Does this sound familiar? You’ve followed all your doctor’s instructions. You’re eating all the right foods and working out. But you’ve hit a wall, and no matter what you do, you can’t seem to lose the rest of the weight.
You’re not alone. The changes that most people make when first trying to lose weight — starting a new exercise routine, changing their diet, and eating smaller portions — are all beneficial lifestyle modifications, but after an initial period of weight loss, many people find they reach a plateau. When this happens, you may find that you need to examine other areas of your life where healthy changes may be in order.
Following are 5 common habits that may be interfering with your weight-loss efforts.
- You’re not getting enough sleep. When we’re busy and cramming more and more into our already packed schedules, the first thing to go is usually sleep. But not getting enough shut-eye can have serious health consequences. Sleep deprivation can alter the function of ghrelin, the hormone that triggers hunger. Being tired also makes you more inclined to make poor food choices. And if you’re too tired to cook, you may find yourself resorting to easier options like fast food or packaged foods. When you’re well rested, you’ll likely find that cravings for junk food are less common. Aim for 7-8 hours of sleep every night to keep hormones in balance and cravings in check.
- You’re watching too much television. For every two hours you spend watching television every day, your risk of obesity increases by 23 percent, according to the Journal of the American Medical Association. A study showed that watching television stimulates the appetite, triggers cravings for junk food, and leads to the consumption of larger portions. And when you’re distracted by the television, it’s easy to eat more than you realize. Limit yourself to no more than two hours of television per day, and try to refrain from snacking when in front of the TV.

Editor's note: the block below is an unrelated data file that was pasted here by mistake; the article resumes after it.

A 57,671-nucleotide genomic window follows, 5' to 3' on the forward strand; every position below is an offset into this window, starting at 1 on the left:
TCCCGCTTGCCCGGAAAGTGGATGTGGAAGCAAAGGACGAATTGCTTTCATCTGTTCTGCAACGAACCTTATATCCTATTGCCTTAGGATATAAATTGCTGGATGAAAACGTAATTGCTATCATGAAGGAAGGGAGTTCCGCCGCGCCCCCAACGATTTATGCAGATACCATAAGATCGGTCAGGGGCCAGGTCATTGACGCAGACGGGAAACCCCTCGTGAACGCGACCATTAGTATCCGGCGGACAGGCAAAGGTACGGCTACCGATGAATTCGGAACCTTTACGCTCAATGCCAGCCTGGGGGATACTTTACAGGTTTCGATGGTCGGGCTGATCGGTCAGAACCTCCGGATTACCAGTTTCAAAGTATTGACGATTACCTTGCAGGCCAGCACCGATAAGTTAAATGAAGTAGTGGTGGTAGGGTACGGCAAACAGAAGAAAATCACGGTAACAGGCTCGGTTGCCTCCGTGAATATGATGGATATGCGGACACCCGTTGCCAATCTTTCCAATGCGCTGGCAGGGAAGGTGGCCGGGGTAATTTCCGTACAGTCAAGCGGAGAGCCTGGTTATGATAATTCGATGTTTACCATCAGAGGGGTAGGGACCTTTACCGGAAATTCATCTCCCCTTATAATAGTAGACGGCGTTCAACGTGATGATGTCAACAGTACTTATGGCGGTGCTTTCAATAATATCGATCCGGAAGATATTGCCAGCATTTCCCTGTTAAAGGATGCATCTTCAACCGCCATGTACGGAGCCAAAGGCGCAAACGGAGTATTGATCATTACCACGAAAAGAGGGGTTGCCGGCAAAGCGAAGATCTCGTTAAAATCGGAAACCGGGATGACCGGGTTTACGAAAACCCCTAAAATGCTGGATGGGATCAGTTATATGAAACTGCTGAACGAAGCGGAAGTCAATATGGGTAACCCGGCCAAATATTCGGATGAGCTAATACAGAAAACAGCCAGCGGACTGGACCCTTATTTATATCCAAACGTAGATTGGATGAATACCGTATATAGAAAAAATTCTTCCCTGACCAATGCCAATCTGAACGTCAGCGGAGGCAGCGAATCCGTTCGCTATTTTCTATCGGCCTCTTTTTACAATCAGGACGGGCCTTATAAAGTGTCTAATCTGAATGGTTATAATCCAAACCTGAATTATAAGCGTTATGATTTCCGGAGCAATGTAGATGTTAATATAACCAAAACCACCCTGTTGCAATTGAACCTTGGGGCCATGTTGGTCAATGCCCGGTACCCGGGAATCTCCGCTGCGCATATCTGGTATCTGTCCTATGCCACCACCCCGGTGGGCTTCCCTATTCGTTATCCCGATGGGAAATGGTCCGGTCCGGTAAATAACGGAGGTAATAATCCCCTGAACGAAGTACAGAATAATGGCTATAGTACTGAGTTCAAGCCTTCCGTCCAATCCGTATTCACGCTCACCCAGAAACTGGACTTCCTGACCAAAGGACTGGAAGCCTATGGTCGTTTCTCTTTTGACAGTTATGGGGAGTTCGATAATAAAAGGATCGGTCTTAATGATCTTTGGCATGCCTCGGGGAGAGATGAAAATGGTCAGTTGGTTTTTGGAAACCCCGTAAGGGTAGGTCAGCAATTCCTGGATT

- You’re drinking too much alcohol. Alcohol consumption was found to be the number-one contributor to overeating, above sleep deprivation and television watching. Alcohol is high in calories, and can interfere with ghrelin function in the same way that sleep deprivation does.
- You’re not paying enough attention to your meals. Eating mindlessly — whether you’re watching TV, playing on your phone, or driving — can lead you to eat more than you realize. People who conduct other activities while eating tend to eat faster, consume more calories, and eat twice as much food than they do when not distracted, according to a study published in the American Journal of Clinical Nutrition. If you tend to eat on the go or while performing other activities, try eliminating your distractions, eating your meals at the table, and eating more mindfully.
- You’re eating out too often. People tend to consume 200 more calories when dining out versus cooking at home, according to a study published by Public Health Nutrition. Those extra calories are the result of larger portions, higher fat counts, and a lack of produce. A separate study published in the International Journal of Obesity found that adults who eat out at least three times a week tend to be more overweight than those who eat mostly at home. If you’re eating out more than once or twice a week, take a look at your dining habits to see where you can make changes. If cooking at home more isn’t possible, see if you can choose restaurants with healthier options, and ask your server to box up half of your food before it even gets to the table.
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Medically reviewed by Jay J. Garcia, MD on March 13, 2017